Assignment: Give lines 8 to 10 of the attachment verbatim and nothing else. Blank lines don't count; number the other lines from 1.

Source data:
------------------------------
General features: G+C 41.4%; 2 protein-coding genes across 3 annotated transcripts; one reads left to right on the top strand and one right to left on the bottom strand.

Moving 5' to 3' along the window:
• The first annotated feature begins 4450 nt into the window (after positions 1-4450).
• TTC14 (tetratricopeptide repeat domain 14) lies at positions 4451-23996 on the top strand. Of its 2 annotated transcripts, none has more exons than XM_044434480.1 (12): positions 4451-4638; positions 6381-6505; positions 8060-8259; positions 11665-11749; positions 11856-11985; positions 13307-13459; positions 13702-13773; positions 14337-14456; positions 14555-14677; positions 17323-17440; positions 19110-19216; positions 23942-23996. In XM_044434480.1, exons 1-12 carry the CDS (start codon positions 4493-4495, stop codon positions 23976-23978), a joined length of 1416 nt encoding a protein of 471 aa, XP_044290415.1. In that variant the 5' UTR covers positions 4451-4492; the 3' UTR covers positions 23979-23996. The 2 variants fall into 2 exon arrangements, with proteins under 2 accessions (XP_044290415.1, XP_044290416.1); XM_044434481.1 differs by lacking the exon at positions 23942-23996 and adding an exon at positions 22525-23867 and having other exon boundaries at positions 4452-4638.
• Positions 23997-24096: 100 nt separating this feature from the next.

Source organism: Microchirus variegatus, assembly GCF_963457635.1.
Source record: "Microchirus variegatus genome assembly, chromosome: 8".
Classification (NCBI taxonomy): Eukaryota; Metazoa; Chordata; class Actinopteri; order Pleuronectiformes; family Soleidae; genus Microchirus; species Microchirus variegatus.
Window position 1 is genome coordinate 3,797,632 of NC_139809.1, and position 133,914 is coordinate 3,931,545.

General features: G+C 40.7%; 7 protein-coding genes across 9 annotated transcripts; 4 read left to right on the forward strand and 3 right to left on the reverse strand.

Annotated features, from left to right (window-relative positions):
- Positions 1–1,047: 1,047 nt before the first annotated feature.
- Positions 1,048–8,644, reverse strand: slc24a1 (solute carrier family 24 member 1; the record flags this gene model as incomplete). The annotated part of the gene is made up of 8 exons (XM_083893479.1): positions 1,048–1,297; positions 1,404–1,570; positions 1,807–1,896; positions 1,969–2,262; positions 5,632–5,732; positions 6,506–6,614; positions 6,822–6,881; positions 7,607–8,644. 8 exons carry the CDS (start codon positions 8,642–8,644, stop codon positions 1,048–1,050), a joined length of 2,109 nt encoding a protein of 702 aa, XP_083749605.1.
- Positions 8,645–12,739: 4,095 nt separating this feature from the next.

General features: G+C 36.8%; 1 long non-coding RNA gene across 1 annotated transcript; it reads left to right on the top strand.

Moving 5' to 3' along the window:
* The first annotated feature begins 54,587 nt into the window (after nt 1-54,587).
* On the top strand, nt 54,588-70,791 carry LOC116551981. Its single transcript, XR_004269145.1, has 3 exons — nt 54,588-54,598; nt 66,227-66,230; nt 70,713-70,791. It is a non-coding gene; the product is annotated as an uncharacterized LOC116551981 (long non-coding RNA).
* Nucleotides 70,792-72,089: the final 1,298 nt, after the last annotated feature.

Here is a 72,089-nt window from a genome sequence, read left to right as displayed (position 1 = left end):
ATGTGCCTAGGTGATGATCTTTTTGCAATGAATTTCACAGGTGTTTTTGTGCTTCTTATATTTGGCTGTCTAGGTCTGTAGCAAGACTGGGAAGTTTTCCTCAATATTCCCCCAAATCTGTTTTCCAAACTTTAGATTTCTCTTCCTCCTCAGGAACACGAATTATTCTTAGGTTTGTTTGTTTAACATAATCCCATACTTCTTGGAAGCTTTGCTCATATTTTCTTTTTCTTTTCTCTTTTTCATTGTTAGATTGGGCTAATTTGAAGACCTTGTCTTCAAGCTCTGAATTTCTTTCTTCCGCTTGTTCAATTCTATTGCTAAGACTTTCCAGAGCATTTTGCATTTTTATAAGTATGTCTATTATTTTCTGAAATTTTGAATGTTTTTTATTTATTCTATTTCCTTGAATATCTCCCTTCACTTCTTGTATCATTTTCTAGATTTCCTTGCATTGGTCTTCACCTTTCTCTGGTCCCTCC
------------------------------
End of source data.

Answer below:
Classification (NCBI taxonomy): Eukaryota; Metazoa; Chordata; class Actinopteri; order Pleuronectiformes; family Soleidae; genus Microchirus; species Microchirus variegatus.
Window position 1 is genome coordinate 3,797,632 of NC_139809.1, and position 133,914 is coordinate 3,931,545.

General features: G+C 40.7%; 7 protein-coding genes across 9 annotated transcripts; 4 read left to right on the forward strand and 3 right to left on the reverse strand.